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Making Tracks 

The railroads of the West connect father and son, past and future

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I'd imagined how the call would go, more and more often as the years passed. It shouldn't have been a total surprise, but I still wasn't prepared when my cell buzzed that Monday afternoon.

"Dan," my sister blurted through tears. "I think Dad's dead."

She was right. Twenty years after a heart attack, and five years after a bypass, my mom and nephew found him unconscious and called 911. My sister rushed home to meet them. He never woke up.

That was a year ago this past Tuesday, Nov. 4.

My dad's love of railroads was one of the ways we were different. I imagine it was a link to the home he left when he joined the Air Force one year out of high school. Memories of the rail country where he grew up on the New York-Pennsylvania border manifested in his collection of books, videos and model trains that filled our home. Post-Air Force and a few years in the defense industry, he coached baseball, organized church festivals, volunteered countless hours for his train club. He fixed anything wrong on his car himself, and loved working on his yard — more interests we didn't share.

click to enlarge John Nailen served 30 years in the U.S. Air Force.
  • John Nailen served 30 years in the U.S. Air Force.

I never had much time for any train talk, save for lessons he delivered on our road trips together. As he had joined the military partly as a means to see the world beyond Waverly, New York, I got into reporting out of a similar desire to explore and learn. And every time I moved somewhere, for college or a series of jobs in newspapers large and small across the West, my dad relished helping me relocate. He loved the opportunity to see the country through a windshield — especially if we happened to travel near a stretch of a rail line, offering him the chance to educate me on its origins, its history, how it tied in to the country's larger rail system.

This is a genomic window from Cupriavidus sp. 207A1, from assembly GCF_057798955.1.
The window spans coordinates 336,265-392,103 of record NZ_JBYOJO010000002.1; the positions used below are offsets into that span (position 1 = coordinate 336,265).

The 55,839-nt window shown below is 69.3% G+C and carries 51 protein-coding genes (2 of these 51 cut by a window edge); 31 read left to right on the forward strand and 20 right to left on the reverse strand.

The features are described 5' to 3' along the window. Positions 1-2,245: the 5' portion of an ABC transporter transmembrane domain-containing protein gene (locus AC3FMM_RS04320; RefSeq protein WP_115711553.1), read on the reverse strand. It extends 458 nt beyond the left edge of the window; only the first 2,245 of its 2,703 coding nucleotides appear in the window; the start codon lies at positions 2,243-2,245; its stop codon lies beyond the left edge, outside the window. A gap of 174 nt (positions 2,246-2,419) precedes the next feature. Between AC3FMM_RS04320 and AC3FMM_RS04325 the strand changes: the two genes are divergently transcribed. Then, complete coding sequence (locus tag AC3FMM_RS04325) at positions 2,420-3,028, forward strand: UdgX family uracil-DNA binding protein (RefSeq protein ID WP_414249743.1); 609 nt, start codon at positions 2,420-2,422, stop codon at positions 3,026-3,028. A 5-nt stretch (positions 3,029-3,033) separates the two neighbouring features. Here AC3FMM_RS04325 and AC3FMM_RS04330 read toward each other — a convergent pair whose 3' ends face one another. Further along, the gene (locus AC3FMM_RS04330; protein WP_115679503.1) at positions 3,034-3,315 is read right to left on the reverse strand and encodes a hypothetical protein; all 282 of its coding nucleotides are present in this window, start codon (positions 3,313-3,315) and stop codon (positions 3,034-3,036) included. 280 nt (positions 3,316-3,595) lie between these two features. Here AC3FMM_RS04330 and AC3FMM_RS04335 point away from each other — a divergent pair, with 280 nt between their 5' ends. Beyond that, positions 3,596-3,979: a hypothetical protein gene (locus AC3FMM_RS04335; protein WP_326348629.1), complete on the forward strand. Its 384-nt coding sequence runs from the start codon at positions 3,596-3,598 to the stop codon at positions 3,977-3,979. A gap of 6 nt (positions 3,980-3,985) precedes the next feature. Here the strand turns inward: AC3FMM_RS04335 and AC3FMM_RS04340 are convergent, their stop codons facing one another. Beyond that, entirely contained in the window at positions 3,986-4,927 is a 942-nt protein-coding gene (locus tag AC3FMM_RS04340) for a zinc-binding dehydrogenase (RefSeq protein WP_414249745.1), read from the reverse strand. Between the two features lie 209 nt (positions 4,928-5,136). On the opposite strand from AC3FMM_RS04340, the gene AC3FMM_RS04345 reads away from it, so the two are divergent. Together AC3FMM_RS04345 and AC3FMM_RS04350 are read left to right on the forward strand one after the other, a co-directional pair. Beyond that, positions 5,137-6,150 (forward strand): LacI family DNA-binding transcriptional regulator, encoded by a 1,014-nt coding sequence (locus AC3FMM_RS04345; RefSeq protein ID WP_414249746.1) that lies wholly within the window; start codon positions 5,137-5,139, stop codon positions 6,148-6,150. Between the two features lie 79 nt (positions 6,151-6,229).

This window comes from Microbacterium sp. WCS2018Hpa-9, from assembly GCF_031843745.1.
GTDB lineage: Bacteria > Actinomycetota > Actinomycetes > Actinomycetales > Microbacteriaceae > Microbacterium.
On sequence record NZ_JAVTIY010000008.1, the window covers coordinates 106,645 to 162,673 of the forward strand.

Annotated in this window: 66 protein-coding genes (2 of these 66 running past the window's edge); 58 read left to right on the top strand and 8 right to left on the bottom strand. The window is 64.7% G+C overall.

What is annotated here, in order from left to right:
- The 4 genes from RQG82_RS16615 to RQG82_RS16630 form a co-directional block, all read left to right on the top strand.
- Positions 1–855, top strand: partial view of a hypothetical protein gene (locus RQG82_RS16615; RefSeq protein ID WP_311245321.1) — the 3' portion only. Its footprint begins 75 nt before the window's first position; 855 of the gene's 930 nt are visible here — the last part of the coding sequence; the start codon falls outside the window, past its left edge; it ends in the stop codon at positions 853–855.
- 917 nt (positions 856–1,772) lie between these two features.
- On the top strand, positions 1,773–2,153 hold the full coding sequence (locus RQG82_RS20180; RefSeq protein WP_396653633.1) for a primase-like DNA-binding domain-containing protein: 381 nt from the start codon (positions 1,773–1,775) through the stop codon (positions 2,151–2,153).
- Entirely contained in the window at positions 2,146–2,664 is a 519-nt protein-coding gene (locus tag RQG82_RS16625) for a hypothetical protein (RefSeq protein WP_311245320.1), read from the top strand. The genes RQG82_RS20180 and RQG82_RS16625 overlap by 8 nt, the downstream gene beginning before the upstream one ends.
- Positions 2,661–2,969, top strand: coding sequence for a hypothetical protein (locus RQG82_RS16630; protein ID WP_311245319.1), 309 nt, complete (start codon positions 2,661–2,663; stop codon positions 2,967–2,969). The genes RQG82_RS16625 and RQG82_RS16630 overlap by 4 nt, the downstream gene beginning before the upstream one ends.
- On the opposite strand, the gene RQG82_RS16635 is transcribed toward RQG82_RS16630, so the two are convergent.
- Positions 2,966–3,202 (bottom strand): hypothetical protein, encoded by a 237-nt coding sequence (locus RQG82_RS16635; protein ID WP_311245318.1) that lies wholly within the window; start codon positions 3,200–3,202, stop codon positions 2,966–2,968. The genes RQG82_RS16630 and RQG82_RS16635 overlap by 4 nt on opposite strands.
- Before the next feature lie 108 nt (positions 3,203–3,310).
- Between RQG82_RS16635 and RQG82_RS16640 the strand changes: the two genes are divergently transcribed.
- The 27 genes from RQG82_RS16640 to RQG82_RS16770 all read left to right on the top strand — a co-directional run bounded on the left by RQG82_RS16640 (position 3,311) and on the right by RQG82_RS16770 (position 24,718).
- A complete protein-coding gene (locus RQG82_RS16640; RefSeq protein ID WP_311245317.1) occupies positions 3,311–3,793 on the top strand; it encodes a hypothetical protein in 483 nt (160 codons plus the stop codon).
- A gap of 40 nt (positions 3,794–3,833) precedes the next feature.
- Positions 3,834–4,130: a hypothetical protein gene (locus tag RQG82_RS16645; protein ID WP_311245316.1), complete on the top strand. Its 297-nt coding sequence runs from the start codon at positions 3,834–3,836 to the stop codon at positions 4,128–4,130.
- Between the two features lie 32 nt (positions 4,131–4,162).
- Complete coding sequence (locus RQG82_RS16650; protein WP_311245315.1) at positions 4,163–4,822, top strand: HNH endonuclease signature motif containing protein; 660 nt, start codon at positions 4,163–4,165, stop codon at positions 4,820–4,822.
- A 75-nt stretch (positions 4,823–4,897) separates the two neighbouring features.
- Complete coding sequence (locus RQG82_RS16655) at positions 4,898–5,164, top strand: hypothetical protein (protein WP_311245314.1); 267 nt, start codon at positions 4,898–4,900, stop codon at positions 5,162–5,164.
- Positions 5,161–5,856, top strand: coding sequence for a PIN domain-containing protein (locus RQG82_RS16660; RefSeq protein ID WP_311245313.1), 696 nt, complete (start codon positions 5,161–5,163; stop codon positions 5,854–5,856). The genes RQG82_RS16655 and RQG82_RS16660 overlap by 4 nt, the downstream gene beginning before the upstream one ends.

He knew train conversation would only keep me interested for so long. Thankfully, we had plenty of common ground for conversations that could stretch for hours as we drove from Salt Lake City to Portland, or Missoula to Corvallis, Oregon. Current events. Movies. Baseball. The important things.

He turned me on to Johnny Cash's live albums. I introduced him to James Lee Burke's novels via books on tape. His patience for Broadway musical soundtracks never passed to me, nor my love of Diamond Dave-era Van Halen to him.

The day he died, I joined my family — now "surviving family" in obituary parlance — at the hospital after successfully navigating the hour drive by telling myself the doctors would somehow revive him while I was on the way.

That didn't happen.

The word "surreal" is thrown around haphazardly, but there's no better way to describe the experience of having a stoic police officer lead you into a hospital room where your father's body lies, dressed in his typical-since-retiring uniform of a flannel shirt and jeans adorned with a belt buckle paying homage to one of the railroad lines he adored.

Immediately, his body just getting cold, we were asked to make decisions we had never considered. What funeral home should we call? Do we want to cremate the body? What day should we have the funeral? Decisions had to be made, right now, and the man who was the best in our family at deciding things couldn't help.

Choices hastily made through our collective numbness, we methodically pulled different bits of clothing and jewelry from his body. Wedding ring to my mother. Shoes to my nephew who lived with "Papi."

I took the belt with the Rio Grande Railroad buckle.

I was just starting to contemplate moving to Spokane to join my long-distance love when he died. Even though I didn't have a job yet, we started plotting the most scenic way to cover the hours between Utah and Eastern Washington. My mother, abruptly widowed after 54 years of marriage, insisted I keep my Spokane plan. And last month, I packed up my home of 16 years in Utah and drove.

I took the route we had discussed, the one that would reacquaint him with the Montana Rail Link tracks that parallel the Clark Fork River into Missoula. And I continued on until exiting I-90 and ducking underneath the tracks bisecting Spokane — tracks my dad would have told me all about well before we reached my new home together.

Instead, I was driving alone. But not really. I had The Man in Black's Live at Folsom Prison. I had Burke's Cadillac Jukebox on CD. And I had that Rio Grande belt buckle. ♦

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